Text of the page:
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As part of its enhanced interrogation of prisoners in the worldwide police action against terrorist guerrillas, the American Central Intelligence Agency (CIA) has been subjecting prisoners to abruptly-changing streams of loud music. The idea behind this interrogation is essentially to obliterate the prisoner’s mind with repetitive and offensive noise and make them pliable; how this is different from people voluntarily watching television and listening to radio remains to be studied.

Helpful journalists compiled a list of songs used by the CIA during torture. In addition to the predictably annoying like the Barney Theme or Meow Mix commercial, and the usual venality from pop divas, there’s Deicide with “Fuck Your God.” While that may seem like a nod to death metal, it’s actually the CIA confirming what we’ve all known for some time, which is that while early Deicide is amazing beyond words, later Deicide sucks and is horrible.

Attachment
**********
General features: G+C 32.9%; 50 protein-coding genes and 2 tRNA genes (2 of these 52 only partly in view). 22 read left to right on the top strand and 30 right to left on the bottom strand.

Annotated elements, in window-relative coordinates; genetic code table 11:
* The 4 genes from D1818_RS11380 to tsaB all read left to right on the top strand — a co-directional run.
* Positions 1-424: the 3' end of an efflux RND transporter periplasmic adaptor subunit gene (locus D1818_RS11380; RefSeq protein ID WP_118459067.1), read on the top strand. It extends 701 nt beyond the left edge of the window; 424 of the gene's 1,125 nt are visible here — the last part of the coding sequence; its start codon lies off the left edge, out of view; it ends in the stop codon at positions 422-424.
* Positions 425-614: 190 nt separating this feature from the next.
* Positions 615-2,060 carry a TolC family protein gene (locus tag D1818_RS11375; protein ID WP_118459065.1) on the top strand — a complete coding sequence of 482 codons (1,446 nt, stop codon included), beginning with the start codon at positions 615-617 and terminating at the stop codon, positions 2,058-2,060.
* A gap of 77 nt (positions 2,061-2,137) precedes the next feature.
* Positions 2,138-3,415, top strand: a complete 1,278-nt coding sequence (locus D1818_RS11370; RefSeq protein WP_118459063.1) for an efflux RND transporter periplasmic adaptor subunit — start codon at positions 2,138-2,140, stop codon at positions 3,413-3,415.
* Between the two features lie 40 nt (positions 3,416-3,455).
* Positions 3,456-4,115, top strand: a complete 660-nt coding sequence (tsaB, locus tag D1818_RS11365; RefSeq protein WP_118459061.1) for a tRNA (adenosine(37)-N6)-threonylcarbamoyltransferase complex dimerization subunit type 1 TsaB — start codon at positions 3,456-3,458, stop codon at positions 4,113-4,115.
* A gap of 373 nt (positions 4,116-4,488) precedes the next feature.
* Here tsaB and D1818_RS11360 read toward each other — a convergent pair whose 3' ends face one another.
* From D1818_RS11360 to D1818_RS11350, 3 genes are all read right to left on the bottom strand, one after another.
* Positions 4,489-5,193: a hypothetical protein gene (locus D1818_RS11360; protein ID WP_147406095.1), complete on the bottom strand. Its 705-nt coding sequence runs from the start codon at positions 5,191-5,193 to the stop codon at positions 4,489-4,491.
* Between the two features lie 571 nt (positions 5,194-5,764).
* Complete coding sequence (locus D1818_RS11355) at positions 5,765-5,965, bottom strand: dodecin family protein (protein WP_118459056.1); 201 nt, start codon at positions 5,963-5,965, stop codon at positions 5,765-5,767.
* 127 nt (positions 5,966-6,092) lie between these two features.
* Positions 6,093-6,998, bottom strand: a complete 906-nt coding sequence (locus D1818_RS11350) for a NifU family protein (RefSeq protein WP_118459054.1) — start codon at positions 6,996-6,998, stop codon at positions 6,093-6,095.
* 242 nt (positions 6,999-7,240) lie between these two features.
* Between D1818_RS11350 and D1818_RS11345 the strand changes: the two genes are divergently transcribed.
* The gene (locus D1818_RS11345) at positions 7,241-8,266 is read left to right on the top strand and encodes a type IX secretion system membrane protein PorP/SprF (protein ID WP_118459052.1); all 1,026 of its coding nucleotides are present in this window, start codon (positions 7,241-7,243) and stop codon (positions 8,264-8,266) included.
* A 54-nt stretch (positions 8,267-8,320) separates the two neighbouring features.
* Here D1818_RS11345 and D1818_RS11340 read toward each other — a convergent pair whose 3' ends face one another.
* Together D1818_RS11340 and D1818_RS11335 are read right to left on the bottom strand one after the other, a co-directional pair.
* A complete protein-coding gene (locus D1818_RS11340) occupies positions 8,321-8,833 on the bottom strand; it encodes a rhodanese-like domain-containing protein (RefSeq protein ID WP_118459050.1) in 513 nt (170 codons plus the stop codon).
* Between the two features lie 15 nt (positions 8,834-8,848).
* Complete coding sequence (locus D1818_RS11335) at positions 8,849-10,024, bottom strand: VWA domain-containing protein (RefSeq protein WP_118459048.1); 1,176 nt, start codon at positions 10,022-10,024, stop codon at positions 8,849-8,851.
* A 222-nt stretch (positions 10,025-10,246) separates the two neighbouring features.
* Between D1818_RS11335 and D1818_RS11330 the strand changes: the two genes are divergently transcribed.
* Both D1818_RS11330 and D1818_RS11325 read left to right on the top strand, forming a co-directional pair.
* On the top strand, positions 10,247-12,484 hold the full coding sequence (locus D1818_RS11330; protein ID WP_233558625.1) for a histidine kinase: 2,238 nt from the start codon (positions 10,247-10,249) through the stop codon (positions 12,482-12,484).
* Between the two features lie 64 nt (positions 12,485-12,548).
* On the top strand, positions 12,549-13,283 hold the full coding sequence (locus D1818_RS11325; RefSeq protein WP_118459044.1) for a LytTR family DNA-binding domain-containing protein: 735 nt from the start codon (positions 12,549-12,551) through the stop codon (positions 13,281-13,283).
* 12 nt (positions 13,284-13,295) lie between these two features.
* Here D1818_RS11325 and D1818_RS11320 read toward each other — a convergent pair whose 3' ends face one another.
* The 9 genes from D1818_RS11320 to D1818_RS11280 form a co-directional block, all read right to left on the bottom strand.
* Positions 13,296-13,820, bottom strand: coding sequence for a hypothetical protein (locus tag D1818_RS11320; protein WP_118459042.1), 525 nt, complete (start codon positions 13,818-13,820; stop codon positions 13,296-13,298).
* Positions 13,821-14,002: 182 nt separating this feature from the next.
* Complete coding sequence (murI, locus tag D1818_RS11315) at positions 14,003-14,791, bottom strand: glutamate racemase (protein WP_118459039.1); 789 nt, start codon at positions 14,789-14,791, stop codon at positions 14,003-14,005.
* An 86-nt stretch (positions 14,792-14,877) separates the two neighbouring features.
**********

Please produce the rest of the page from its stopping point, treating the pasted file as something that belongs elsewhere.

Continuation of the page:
In fact, “Fuck Your God” in every way resembles what you imagine a television preacher from the 1950s would warn against. From the 40-IQ-point title to the pentatonic melodies and chromatic rhythm work without any phrasal significance, this song sounds like an angry rock ‘n’ roll band blaming an absent god for their failings between bouts of AA and parole hearings. Because we don’t want to torture you, dear readers and little profit centers that you are, we’ll leave you with the Deicide discography for thinking people.

http://www.youtube.com/watch?v=MgUP5EGifKg

http://www.youtube.com/watch?v=RqPCVDQ1oMI

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Desecresy – Chasmic Transcendence released by Xtreem Records

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Finnish old school death metal band Desecresy released their third album, Chasmic Transcendence, via Xtreem Records (ex-Drowned) on April 21, 2014. Following more of a mid-paced approach in deference to the doom-death of past, the album offers 14 tracks of shorter length than previous albums.

Descresy, which consists of Nurmi T.G. on vocals and Tommi Gronqvist on guitars/bass/drums, might be compared to a fusion of old Finnish death metal like Abhorrence and doom-death like Incantation or Asphyx. The band released a promotional track, “Voracious Mass,” which demonstrates the changes in style.

Tracklist:

  1. The Ethereal Bane
  2. Shattered Monuments
  3. The Denied Legacy
  4. The Eye of Death
  5. Cyclonic Mass Consumptor